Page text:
Letters: 20 March 2016

Fate of De La Rue employees

The General Workers’ Union regrets that MaltaToday chose to carry a story without even verifying the information obtained. This indicates that this story was solely intended to damage the GWU’s reputation and to disrupt its work for the benefit of its members and the whole workforce at De La Rue.

The story is built on inaccurate information, blatant lies, and false assumptions passed on by third parties, who clearly do not know the facts, or worse, chose to distort the facts.

The content of the story is totally inaccurate and tries to portray the GWU as having deceived its members when the journalist, Jurgen Balzan, alleged that the Union ‘secretly removed nine clauses from the collective agreement’ signed in 2013 between the GWU and the company.

The GWU strongly declares that the current collective agreement is that as approved by the members at De La Rue at a meeting held according to the Union’s procedures. Furthermore members of the group committee were present and took an active part in the negotiation about the mentioned collective agreement. The GWU is surprised by the fact that the journalist found it convenient to publish the views on this matter of another trade union, which does not enjoy industrial recognition at the company, but failed to obtain the GWU’s reaction to confirm his information. It was only after the story was published that the journalist sent his questions regarding the said story.

The GWU states that the number of 430 dismissals as published by MaltaToday is completely wrong. The company originally said that 400 jobs were to be lost from the printing section. But this didn’t mean that 400 workers were to lose their employment. The company was to retrain and redeploy 100 employees to work on new security printing products. During the negotiations held with the company, the GWU secured another 21 places of work that will be retained by the company. Thus the total amount of redundancy is around 280 employees.

The GWU, as already pledged to its members and workers at De La Rue, will strive to save more work places, and to find alternative employment for others. Right from the start of the negotiation process the GWU, through its various contacts, managed to locate a good number of alternative employment for those workers who are going to be affected by this restructuring that is compatible with their present skills and capabilities. In the coming months the GWU will continue to work to find alternative employment for the other workers involved as the restructuring at De La Rue progresses.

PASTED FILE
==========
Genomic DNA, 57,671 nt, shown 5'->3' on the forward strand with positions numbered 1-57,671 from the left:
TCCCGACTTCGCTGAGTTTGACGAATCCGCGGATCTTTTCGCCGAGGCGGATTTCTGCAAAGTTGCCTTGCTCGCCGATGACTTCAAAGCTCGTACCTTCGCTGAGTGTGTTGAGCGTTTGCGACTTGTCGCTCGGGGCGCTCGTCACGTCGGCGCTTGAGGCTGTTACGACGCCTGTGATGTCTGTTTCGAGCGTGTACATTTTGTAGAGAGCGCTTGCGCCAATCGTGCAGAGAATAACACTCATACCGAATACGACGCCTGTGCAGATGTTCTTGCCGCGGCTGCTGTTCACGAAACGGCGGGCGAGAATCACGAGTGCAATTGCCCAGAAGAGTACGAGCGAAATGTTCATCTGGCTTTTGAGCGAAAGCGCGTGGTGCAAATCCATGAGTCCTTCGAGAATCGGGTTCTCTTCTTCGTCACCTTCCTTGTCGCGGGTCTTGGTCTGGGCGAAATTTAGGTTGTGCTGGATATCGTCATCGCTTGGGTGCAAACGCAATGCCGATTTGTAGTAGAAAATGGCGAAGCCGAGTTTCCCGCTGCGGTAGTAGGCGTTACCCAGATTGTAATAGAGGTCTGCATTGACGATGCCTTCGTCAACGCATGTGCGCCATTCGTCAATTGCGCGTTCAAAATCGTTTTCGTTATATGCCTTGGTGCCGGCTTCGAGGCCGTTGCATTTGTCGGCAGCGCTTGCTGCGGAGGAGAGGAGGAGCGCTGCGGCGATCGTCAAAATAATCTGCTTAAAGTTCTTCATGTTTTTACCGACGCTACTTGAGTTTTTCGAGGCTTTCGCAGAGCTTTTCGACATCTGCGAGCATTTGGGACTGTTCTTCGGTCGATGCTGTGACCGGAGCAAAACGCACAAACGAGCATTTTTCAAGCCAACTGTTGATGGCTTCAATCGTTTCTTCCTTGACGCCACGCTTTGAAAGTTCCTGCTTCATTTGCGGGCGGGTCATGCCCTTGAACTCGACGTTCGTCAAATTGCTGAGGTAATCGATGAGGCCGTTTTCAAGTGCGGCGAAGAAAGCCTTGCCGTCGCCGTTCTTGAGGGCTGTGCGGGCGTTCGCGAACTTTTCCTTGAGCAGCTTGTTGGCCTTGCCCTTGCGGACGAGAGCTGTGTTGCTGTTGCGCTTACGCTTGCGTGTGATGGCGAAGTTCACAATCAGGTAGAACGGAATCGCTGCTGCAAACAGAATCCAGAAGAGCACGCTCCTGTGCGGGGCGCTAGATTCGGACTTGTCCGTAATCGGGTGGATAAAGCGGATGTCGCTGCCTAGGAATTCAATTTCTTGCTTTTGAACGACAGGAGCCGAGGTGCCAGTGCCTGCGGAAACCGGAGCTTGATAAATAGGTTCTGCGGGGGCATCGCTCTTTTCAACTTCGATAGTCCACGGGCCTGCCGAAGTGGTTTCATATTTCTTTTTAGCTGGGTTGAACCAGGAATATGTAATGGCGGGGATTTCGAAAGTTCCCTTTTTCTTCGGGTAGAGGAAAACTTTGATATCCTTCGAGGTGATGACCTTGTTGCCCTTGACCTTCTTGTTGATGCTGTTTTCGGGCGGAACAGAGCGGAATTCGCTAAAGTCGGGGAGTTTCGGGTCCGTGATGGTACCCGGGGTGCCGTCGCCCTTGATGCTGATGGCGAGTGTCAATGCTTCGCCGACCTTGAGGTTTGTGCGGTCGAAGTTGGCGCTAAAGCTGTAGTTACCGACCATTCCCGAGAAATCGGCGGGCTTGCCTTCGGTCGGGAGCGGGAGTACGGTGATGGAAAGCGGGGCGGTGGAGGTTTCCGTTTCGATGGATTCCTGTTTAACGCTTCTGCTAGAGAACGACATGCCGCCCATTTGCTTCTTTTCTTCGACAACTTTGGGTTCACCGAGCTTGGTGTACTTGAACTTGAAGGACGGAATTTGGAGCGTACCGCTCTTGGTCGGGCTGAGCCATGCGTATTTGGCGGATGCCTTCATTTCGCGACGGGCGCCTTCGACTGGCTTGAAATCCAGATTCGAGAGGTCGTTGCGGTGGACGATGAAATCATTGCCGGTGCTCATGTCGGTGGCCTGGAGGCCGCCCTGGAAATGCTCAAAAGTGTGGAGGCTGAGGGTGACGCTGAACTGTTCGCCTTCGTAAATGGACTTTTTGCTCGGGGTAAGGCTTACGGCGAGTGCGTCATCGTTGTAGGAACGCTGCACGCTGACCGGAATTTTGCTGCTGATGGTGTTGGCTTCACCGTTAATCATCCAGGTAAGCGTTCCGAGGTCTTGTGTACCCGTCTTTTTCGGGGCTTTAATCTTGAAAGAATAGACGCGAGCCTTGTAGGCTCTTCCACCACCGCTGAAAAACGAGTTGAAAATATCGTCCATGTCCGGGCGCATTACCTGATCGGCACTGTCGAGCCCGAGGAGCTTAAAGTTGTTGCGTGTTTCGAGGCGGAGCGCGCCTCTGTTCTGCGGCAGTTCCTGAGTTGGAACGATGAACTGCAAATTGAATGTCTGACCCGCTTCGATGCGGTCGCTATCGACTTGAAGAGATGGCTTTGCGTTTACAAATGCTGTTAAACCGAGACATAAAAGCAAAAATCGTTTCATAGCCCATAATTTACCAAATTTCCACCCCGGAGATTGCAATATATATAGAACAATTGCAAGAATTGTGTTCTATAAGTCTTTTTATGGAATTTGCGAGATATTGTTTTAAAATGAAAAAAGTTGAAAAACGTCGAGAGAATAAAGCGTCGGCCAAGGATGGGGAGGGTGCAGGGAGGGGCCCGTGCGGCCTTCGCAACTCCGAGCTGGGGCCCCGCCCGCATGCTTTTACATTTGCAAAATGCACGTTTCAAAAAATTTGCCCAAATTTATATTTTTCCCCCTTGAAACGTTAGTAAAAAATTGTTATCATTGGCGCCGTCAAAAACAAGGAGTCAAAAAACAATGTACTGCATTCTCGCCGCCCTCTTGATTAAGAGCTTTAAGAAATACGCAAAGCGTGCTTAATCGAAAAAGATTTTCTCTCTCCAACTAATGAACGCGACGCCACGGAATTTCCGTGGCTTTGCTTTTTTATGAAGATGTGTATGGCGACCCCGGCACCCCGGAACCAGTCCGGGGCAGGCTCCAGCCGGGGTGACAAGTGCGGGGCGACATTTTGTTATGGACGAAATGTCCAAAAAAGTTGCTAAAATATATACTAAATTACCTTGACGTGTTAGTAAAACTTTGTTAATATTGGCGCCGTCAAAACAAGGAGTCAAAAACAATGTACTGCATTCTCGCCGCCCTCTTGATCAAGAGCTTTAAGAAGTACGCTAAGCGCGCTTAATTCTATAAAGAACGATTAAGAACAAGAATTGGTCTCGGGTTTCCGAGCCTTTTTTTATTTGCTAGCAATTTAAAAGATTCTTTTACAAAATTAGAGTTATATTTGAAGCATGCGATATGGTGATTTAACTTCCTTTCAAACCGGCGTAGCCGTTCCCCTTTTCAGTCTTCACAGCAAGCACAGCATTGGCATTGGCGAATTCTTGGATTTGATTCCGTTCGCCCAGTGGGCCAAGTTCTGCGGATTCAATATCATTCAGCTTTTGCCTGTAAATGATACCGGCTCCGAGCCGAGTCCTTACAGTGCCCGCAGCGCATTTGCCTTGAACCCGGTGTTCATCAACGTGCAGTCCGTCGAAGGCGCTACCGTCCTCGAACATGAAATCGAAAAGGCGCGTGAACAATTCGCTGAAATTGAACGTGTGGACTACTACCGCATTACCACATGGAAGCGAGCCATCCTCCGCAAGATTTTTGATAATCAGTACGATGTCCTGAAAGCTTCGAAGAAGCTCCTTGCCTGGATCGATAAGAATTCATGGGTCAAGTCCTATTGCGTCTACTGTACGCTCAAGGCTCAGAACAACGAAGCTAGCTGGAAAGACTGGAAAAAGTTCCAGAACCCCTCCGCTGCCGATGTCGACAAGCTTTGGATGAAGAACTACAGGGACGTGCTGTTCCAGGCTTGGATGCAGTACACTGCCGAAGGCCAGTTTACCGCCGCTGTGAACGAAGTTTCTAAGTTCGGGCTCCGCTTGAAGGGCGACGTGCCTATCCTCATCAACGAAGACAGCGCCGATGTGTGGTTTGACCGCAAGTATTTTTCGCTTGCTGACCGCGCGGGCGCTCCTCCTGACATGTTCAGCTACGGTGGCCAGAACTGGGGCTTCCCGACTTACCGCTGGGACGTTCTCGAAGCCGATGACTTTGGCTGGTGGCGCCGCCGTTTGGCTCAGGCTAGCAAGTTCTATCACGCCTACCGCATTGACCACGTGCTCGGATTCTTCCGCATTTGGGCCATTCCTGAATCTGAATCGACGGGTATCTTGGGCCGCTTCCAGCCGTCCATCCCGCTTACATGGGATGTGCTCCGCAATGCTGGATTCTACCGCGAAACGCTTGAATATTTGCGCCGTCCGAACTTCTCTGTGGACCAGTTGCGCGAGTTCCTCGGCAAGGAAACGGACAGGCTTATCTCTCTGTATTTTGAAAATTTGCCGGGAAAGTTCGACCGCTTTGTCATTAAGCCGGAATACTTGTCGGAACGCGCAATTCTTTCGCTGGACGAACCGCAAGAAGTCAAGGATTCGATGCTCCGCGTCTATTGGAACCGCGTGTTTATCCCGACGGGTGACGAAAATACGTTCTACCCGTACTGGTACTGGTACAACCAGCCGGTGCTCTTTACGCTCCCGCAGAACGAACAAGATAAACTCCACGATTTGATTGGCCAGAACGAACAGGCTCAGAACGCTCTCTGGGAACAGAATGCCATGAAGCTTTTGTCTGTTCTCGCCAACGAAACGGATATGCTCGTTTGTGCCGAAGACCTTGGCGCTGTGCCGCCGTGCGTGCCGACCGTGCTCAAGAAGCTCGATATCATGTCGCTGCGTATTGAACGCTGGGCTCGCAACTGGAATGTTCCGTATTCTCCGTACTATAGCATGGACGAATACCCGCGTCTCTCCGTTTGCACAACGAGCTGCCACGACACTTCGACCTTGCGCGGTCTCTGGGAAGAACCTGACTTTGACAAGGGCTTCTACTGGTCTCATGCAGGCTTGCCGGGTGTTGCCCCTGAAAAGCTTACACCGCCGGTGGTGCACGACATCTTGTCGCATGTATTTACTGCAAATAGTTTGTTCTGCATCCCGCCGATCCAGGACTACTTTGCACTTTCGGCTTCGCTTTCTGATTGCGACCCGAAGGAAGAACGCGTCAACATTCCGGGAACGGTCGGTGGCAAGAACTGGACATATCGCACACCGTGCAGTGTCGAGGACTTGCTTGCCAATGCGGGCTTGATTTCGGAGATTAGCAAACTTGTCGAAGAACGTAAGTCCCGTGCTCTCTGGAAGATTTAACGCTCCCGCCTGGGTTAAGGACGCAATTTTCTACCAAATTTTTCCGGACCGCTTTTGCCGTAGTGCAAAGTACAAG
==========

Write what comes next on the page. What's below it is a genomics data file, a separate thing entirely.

The GWU strongly believes that the story as published was intended to cast doubts about the work done by the union. The GWU, while reserving the right to pursue legal procedures to protect its interest and those of its members, declares that such stories will not prevent it from continuing with its work for the benefit of its members at De La Rue.

Ivin Catania, General Workers Union

Coverage of Strickland property case

I refer to your report of March 13, 2016 of a court hearing in the case filed by Robert Hornyold-Strickland against Prof. J.M. Ganado as testamentary executor of the late Mabel Strickland and against The Strickland Foundation.

The report is selective and one-sided in that it gives only an account of the testimony of Hornyold Strickland and Deirdre Strickland whilst completely ignoring the evidence given by Victor Aquilina, a council member, in the same court hearing. 

In his testimony, Aquilina rebutted the unfounded, injurious and at times outright ridiculous claims made by Mr and Mrs Hornyold Strickland during their testimonies. 

Aquilina gave an account of how Mr and Mrs Hornyold Strickland over the past years employed various harassing means to effectively stop the Foundation from operating from its official seat, Villa Parisio.